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Suppose N people (and their hats) attend a party (in the 1950s). For fun, the guests mix their hats in a pile at the center of the room, and each person picks a hat uniformly at random. What is the probability that nobody ends up with their own hat?

EstimateProbability <- function(n.people, n.simulations=10000) {
NobodyGotTheirHat <- function(n.people) {
people <- 1:n.people
hats <- sample(people, size=n.people, replace=FALSE)
return(all(people != hats))
}
mean(replicate(n.simulations, NobodyGotTheirHat(n.people)))
}

CalculateProbability <- function(n.people) {
InclusionExclusionTerm <- function(i) {
return(((-1) ^ (i + 1)) * choose(n.people, i) *
factorial(n.people - i) / factorial(n.people))
}
1 - sum(sapply(1:n.people, InclusionExclusionTerm))
}

x.max <- 40
xs <- 1:x.max
dev.new(height=6, width=10)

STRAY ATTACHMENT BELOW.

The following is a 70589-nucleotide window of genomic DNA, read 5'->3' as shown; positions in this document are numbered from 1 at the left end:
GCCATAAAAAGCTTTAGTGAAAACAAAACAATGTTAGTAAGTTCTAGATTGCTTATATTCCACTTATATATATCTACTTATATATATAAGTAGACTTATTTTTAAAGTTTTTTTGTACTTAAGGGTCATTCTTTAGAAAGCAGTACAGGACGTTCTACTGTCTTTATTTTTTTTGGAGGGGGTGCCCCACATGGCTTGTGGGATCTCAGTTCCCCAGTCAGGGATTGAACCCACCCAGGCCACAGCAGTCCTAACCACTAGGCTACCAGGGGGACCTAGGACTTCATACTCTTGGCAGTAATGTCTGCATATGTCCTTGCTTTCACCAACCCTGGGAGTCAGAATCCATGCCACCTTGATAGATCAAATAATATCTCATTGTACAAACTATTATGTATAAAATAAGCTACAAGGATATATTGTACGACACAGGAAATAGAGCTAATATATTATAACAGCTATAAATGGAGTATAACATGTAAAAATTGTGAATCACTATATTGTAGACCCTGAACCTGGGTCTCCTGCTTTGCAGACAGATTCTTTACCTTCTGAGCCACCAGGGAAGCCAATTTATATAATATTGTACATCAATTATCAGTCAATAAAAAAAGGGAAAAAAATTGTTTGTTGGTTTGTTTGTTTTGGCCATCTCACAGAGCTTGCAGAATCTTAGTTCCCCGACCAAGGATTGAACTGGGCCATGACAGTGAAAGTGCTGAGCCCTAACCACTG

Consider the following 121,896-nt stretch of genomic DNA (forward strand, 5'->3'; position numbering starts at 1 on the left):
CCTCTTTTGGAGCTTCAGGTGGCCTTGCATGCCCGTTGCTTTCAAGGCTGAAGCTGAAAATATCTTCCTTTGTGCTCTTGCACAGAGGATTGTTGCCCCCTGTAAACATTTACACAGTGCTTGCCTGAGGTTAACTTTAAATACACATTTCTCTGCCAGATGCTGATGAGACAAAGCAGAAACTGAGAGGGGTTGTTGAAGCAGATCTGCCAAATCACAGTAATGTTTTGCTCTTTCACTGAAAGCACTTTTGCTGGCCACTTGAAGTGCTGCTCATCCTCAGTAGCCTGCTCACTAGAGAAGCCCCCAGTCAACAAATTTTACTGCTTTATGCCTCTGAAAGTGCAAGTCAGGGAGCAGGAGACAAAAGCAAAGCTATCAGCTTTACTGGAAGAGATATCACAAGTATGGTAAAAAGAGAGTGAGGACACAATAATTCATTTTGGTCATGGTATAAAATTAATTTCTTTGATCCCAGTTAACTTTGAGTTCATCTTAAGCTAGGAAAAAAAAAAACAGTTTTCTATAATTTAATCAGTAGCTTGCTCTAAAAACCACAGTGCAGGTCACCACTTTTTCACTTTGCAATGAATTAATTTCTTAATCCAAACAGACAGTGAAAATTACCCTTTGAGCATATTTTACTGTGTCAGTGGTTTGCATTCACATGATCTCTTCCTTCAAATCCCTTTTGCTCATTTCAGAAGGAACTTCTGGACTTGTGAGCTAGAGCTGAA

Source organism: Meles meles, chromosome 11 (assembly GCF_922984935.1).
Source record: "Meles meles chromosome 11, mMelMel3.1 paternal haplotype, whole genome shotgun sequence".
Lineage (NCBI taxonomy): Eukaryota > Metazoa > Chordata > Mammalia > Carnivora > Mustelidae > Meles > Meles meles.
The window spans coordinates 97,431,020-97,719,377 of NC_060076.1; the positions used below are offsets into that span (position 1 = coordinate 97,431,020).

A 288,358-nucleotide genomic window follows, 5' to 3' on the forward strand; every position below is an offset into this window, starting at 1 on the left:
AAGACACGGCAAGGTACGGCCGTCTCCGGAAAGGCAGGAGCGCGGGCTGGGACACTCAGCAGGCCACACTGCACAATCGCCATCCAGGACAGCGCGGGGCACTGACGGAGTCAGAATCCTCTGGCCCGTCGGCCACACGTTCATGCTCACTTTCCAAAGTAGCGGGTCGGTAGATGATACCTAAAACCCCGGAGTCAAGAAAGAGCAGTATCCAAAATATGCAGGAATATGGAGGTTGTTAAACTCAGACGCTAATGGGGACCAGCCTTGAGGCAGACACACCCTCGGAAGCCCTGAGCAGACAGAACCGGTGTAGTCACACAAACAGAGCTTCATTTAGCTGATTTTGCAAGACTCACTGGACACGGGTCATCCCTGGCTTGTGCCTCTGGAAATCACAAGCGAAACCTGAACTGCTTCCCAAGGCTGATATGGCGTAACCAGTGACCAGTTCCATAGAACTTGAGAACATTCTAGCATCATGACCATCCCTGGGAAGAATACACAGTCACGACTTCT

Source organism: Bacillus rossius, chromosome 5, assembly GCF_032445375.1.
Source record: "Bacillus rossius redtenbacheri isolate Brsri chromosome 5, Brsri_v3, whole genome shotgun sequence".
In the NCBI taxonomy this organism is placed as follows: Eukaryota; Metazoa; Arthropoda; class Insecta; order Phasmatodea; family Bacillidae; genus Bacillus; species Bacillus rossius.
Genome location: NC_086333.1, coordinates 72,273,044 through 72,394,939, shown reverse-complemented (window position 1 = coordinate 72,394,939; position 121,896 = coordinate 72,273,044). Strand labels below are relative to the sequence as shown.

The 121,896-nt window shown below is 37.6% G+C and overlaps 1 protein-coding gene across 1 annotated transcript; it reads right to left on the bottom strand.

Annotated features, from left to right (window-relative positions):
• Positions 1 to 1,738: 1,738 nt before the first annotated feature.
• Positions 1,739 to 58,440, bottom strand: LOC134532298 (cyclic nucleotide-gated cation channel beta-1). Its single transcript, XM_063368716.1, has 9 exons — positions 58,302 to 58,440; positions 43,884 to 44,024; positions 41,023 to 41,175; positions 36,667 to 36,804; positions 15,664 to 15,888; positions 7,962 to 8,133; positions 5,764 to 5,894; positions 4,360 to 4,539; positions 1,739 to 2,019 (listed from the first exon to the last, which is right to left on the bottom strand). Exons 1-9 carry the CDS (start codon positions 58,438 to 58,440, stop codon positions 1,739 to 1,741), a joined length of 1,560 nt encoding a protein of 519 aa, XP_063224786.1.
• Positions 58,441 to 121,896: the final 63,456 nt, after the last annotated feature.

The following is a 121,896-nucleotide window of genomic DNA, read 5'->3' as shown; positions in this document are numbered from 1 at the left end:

plot(xs, sapply(xs, EstimateProbability), pch=4, ylim=c(0, 0.60),
main="Men with Hats: N hats uniformly assigned to N people",
xlab="N",
ylab="probability that nobody ends up with their own hat")
lines(xs, sapply(xs, CalculateProbability), col="firebrick", lwd=2)
mtext("What is the probability that nobody ends up with their own hat?")
legend("topleft", "True probability", bty="n", lwd=2, col="firebrick")
legend("topright", "Estimate from 10k simulations", bty="n", pch=4)
savePlot("men_with_hats.png")

# The probability converges to e^-1 as N -> Inf
exp(1) ^ -1

As in my earlier puzzle post, the solution is an application of the inclusion-exclusion principle. What’s fascinating about this particular puzzle is that the probability settles down not at zero or one, but instead converges to e^-1 as the number of people (and hats) grows large. I don’t know about you, but I never would have guessed.